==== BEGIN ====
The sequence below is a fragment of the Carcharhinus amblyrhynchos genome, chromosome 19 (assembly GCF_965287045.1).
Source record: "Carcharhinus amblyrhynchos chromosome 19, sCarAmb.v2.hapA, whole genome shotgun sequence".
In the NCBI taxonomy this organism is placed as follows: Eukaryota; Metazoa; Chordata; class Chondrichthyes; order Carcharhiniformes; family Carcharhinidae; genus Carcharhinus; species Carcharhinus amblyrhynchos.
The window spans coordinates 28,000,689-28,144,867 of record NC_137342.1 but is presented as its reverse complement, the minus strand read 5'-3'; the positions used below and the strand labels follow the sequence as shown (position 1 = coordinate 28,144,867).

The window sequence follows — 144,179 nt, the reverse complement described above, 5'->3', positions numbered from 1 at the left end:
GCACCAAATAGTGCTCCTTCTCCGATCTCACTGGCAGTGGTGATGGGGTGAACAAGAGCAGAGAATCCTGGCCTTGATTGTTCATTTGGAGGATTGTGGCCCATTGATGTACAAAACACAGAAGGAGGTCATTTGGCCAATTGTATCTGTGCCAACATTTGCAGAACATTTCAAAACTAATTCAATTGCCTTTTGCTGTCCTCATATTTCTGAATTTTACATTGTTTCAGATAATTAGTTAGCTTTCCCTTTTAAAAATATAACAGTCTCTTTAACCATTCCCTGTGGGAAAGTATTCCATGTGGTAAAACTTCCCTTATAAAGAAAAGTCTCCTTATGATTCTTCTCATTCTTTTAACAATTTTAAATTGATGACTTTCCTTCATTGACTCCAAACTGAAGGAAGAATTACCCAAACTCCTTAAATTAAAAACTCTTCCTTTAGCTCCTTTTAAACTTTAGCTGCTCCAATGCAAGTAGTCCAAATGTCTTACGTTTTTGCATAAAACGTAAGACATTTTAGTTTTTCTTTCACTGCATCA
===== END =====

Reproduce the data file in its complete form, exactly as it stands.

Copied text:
The sequence below is a fragment of the Carcharhinus amblyrhynchos genome, chromosome 19 (assembly GCF_965287045.1).
Source record: "Carcharhinus amblyrhynchos chromosome 19, sCarAmb.v2.hapA, whole genome shotgun sequence".
In the NCBI taxonomy this organism is placed as follows: Eukaryota; Metazoa; Chordata; class Chondrichthyes; order Carcharhiniformes; family Carcharhinidae; genus Carcharhinus; species Carcharhinus amblyrhynchos.
The window spans coordinates 28,000,689-28,144,867 of record NC_137342.1 but is presented as its reverse complement, the minus strand read 5'-3'; the positions used below and the strand labels follow the sequence as shown (position 1 = coordinate 28,144,867).

The window sequence follows — 144,179 nt, the reverse complement described above, 5'->3', positions numbered from 1 at the left end:
GCACCAAATAGTGCTCCTTCTCCGATCTCACTGGCAGTGGTGATGGGGTGAACAAGAGCAGAGAATCCTGGCCTTGATTGTTCATTTGGAGGATTGTGGCCCATTGATGTACAAAACACAGAAGGAGGTCATTTGGCCAATTGTATCTGTGCCAACATTTGCAGAACATTTCAAAACTAATTCAATTGCCTTTTGCTGTCCTCATATTTCTGAATTTTACATTGTTTCAGATAATTAGTTAGCTTTCCCTTTTAAAAATATAACAGTCTCTTTAACCATTCCCTGTGGGAAAGTATTCCATGTGGTAAAACTTCCCTTATAAAGAAAAGTCTCCTTATGATTCTTCTCATTCTTTTAACAATTTTAAATTGATGACTTTCCTTCATTGACTCCAAACTGAAGGAAGAATTACCCAAACTCCTTAAATTAAAAACTCTTCCTTTAGCTCCTTTTAAACTTTAGCTGCTCCAATGCAAGTAGTCCAAATGTCTTACGTTTTTGCATAAAACGTAAGACATTTTAGTTTTTCTTTCACTGCATCA